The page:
On August 16, the FDA approved Eisai and Merck’s tyrosine kinase inhibitor (TKI), Lenvima (lenvatinib), as a monotherapy for the first-line treatment of unresectable hepatocellular carcinoma (HCC).
Lenvima is only the second targeted therapy to have achieved first-line approval in the US after Bayer’s TKI, Nexavar (sorafenib), which was approved in 2005. Previously unchallenged, Nexavar has dominated in front-line HCC not just in the US, but in all 16 major markets (the US, France, Germany, Italy, Spain, the UK, Japan, Australia, Brazil, Canada, China, India, Mexico, Russia, South Africa, and South Korea) for many years.
The FDA’s approval of Bayer’s TKI Stivarga in April 2017 marked the first new entry of a targeted therapy in the US in over 10 years, which was swiftly followed by the first immunotherapy in HCC, Bristol-Myers Squibb’s PD-1 inhibitor Opdivo (nivolumab), in September 2017.
However, both therapies are indicated for patients previously treated with Nexavar. Bayer now faces an immediate threat from Eisai and Merck following the demonstration of Lenvima’s clinically superior progression-free survival versus Nexavar in the head-to-head Phase III REFLECT study (7.3 vs. 3.6 months, Hazard Ratio [HR] 0.64, p < 0.001), as well as non-inferior overall survival (13.6 vs. 12.3 months, HR 0.92).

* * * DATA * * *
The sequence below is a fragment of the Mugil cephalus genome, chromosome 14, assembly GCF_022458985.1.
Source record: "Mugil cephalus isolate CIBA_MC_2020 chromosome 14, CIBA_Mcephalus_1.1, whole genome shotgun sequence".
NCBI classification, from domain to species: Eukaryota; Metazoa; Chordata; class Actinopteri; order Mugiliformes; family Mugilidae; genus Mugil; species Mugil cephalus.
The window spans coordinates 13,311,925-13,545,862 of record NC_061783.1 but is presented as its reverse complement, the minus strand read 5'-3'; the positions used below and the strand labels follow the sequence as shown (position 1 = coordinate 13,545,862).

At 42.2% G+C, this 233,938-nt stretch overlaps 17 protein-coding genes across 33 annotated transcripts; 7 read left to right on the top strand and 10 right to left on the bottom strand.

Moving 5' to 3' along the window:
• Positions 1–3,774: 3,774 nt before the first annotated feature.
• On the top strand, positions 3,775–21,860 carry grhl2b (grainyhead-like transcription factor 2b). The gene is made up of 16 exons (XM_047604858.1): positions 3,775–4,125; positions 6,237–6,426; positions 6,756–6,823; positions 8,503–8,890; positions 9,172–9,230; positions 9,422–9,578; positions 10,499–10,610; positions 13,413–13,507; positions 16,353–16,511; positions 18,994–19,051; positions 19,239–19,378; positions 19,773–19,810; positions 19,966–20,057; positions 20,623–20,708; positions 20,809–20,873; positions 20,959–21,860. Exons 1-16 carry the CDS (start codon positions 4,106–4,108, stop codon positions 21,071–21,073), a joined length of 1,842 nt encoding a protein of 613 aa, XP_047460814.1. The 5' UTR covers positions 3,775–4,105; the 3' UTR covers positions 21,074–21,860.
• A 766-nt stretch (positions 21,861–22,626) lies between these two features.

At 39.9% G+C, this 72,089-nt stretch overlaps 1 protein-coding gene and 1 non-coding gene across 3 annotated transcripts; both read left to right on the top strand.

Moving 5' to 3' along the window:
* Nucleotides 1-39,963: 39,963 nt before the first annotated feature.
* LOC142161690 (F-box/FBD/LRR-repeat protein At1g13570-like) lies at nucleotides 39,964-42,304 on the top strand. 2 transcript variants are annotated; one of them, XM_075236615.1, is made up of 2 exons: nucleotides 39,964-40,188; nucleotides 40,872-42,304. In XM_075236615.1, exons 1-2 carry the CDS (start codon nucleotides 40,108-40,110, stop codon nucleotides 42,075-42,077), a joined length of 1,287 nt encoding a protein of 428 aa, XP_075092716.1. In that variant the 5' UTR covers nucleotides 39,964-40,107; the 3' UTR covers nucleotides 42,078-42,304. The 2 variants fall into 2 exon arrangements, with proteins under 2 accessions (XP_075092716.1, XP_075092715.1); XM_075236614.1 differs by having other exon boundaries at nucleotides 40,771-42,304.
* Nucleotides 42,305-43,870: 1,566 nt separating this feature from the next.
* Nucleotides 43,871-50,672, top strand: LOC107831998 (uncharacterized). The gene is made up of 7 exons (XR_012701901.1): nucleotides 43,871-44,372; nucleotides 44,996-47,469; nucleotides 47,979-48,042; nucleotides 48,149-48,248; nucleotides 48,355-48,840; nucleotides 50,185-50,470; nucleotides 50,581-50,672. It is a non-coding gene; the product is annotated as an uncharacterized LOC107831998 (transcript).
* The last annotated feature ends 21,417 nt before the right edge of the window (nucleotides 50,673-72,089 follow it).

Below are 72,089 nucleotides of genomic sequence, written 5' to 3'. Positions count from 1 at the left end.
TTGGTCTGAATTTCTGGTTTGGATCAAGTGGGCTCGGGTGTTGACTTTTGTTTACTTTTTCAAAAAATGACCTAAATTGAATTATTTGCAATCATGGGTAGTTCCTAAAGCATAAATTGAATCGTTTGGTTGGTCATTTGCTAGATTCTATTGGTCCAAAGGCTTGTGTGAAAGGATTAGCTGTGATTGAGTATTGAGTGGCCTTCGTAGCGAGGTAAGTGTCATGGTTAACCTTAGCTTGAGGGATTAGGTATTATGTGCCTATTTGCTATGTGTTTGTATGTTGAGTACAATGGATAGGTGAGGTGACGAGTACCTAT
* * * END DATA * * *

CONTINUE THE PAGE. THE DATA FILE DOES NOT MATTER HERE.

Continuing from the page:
However, Bayer is pursuing combination regimens in order to defend its position in HCC, with clinical trials underway exploring immunotherapies combined with Nexavar, or with Stivarga (regorafenib), which is already a second-line standard of care in HCC.
Next steps for frontline HCC therapies
Since more than a quarter of Nexavar’s global sales (€162M [$187M] in Q1 2018) in the US, Bayer risks losing significant revenues to Lenvima in this setting. Lenvima’s first approval in HCC was in Japan for first-line unresectable patients in March 2018, where uptake was swift: it was prescribed to around 1,300 patients in the first two months after launch and generated revenues of $108M in its first quarter on the market. With filings completed for first-line approvals in China, Taiwan, and the EU, Lenvima is set to compete with Nexavar on a global scale.
In order to defend its revenue in HCC, Bayer is also developing a Nexavar + Opdivo combination for front-line HCC, which is currently being investigated in a Phase II clinical trial. The combination could lead to synergistic efficacy that is superior to Lenvima monotherapy, although the risk of additive or orthogonal toxicities exists as with any new combination.
Bayer is also currently recruiting for a Phase I trial of Stivarga combined with Merck’s PD-1 inhibitor Keytruda for front-line HCC. Interestingly, Eisai is using a similar approach and also has combinations of TKIs and PD-1 inhibitors in Phase I studies for the same indication—pairing Lenvima with both Opdivo and Keytruda. Although these trials are at an early stage and limited data exist about these combinations’ efficacy, they could in future lead to another step change in the management of HCC.
For now, Bayer will be a keeping a close eye on how Lenvima performs in its first quarter after launch in the US. After over a decade of dominance for Nexavar, the front-line HCC market is now much more competitive, and Eisai and Merck will be aiming to consolidate their latest success.